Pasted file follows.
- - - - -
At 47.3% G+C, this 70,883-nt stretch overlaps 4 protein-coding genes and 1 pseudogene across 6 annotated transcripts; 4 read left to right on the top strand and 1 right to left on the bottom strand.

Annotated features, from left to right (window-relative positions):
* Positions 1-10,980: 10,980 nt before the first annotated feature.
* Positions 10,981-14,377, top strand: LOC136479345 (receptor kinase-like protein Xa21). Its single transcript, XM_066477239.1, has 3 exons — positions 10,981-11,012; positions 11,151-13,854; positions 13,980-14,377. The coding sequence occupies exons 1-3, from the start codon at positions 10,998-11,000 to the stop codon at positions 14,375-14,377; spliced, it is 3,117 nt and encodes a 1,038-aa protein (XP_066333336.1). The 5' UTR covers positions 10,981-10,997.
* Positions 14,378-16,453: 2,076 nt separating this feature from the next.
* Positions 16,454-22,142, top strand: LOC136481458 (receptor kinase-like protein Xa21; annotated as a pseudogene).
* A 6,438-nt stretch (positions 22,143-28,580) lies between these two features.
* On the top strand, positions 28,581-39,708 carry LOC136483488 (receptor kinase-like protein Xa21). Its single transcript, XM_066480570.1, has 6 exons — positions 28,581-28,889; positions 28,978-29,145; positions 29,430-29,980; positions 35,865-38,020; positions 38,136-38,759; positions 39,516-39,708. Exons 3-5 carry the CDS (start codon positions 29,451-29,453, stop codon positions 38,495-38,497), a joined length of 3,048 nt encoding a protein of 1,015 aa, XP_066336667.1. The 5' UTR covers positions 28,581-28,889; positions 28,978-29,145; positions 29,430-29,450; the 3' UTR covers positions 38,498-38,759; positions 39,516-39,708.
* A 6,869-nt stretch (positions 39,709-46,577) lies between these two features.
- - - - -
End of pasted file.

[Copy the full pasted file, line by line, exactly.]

At 47.3% G+C, this 70,883-nt stretch overlaps 4 protein-coding genes and 1 pseudogene across 6 annotated transcripts; 4 read left to right on the top strand and 1 right to left on the bottom strand.

Annotated features, from left to right (window-relative positions):
* Positions 1-10,980: 10,980 nt before the first annotated feature.
* Positions 10,981-14,377, top strand: LOC136479345 (receptor kinase-like protein Xa21). Its single transcript, XM_066477239.1, has 3 exons — positions 10,981-11,012; positions 11,151-13,854; positions 13,980-14,377. The coding sequence occupies exons 1-3, from the start codon at positions 10,998-11,000 to the stop codon at positions 14,375-14,377; spliced, it is 3,117 nt and encodes a 1,038-aa protein (XP_066333336.1). The 5' UTR covers positions 10,981-10,997.
* Positions 14,378-16,453: 2,076 nt separating this feature from the next.
* Positions 16,454-22,142, top strand: LOC136481458 (receptor kinase-like protein Xa21; annotated as a pseudogene).
* A 6,438-nt stretch (positions 22,143-28,580) lies between these two features.
* On the top strand, positions 28,581-39,708 carry LOC136483488 (receptor kinase-like protein Xa21). Its single transcript, XM_066480570.1, has 6 exons — positions 28,581-28,889; positions 28,978-29,145; positions 29,430-29,980; positions 35,865-38,020; positions 38,136-38,759; positions 39,516-39,708. Exons 3-5 carry the CDS (start codon positions 29,451-29,453, stop codon positions 38,495-38,497), a joined length of 3,048 nt encoding a protein of 1,015 aa, XP_066336667.1. The 5' UTR covers positions 28,581-28,889; positions 28,978-29,145; positions 29,430-29,450; the 3' UTR covers positions 38,498-38,759; positions 39,516-39,708.
* A 6,869-nt stretch (positions 39,709-46,577) lies between these two features.